Graft vs Host Disease - oral sideffects

Bone Marrow Transplant and Oral Care

People who have had a bone marrow transplant have a highly suppressed (reduced) immune system. This means that he or she will have a high risk of developing acute oral complications, particularly mucositis, ulcerations, hemorrhage, infection, xerostomia (dry mouth) and viral or fungal infection. These problems begin to improve as your blood counts stabilize but the immunosuppression may last for up to a year after the transplant, so your risk of oral complications continues. It is very important for you to continue to receive careful oral/dental attention during this period in order to increase your chances for the fastest, complication-free recovery as possible.

Graft versus Host Disease

People who have received transplants are at risk of graft-versus-host disease. GVHD is a reaction of donated bone marrow or stem cells against your own tissue. Symptoms of oral GVHD include the following:

  • sores that appear in the mouth 2 to 3 weeks after the transplant
  • dry mouth
  • pain from spices, alcohol, or flavoring (such as mint in toothpaste)

Biopsies taken from the lining of the mouth and salivary glands may be needed to diagnose oral GVHD. Treatment of oral GVHD may include:

  • topical rinses, gels, creams, or powders
  • antifungal drugs taken by mouth or injection
  • psoralen (a drug used with ultraviolet light to treat skin disease)
  • drugs that promote the production of saliva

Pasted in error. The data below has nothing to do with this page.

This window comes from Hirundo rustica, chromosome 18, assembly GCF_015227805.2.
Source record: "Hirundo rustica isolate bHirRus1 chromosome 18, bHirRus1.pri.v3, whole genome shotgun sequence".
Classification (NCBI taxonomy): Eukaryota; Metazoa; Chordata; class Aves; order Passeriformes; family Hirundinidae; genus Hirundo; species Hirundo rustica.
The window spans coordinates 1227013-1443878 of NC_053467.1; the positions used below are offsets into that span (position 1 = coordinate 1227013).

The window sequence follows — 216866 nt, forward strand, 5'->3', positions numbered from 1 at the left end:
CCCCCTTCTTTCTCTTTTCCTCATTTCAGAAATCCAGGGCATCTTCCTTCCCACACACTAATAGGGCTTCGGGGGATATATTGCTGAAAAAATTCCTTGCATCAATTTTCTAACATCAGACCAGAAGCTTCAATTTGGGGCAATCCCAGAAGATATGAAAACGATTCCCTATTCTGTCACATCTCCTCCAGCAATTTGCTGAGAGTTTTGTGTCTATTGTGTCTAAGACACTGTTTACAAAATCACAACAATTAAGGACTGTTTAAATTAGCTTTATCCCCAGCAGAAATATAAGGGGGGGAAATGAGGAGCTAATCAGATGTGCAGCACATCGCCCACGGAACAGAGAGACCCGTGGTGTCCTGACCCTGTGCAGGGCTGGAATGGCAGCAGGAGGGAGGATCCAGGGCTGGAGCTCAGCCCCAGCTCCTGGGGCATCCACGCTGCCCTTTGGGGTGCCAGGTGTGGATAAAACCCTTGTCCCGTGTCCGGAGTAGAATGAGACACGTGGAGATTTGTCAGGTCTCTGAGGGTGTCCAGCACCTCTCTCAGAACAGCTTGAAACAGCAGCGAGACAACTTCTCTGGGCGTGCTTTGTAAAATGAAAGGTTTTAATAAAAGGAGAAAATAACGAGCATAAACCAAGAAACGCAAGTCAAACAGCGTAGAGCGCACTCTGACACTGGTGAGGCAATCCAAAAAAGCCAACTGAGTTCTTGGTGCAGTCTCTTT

• fluoride treatments
  • treatments to replace minerals lost from teeth by acids in the mouth

Chronic Graft versus Host Disease

Chronic GVHD typically occurs anywhere from 100 days or more after an allogeneic (the transplant comes from a donor) cell transplant. In those people who do get chronic GVHD, about 90% will have some problems in the oral cavity, which can include redness, ulcers, lesions, xerostomia, and pain. Speak to your doctor and dentist about how to manage this condition should you develop chronic GVHD.

Routine dental treatments should be delayed until your immune system returns to normal. Caution is advised for at least a year after the transplant.

When to Call Us

Take time each day to check how your mouth looks and feels. Call us as soon as you notice any of the problems listed below or if a known condition gets worse.

  • Sores or pain in your mouth or throat
  • Dry mouth
  • Signs of infection – fever of 100.5°F or above, redness, swelling, pain, or a sticky, white film in your mouth
  • Difficulty eating
  • Bleeding
  • Muscle stiffness (when you try to chew)
  • Vomiting
  • Tooth pain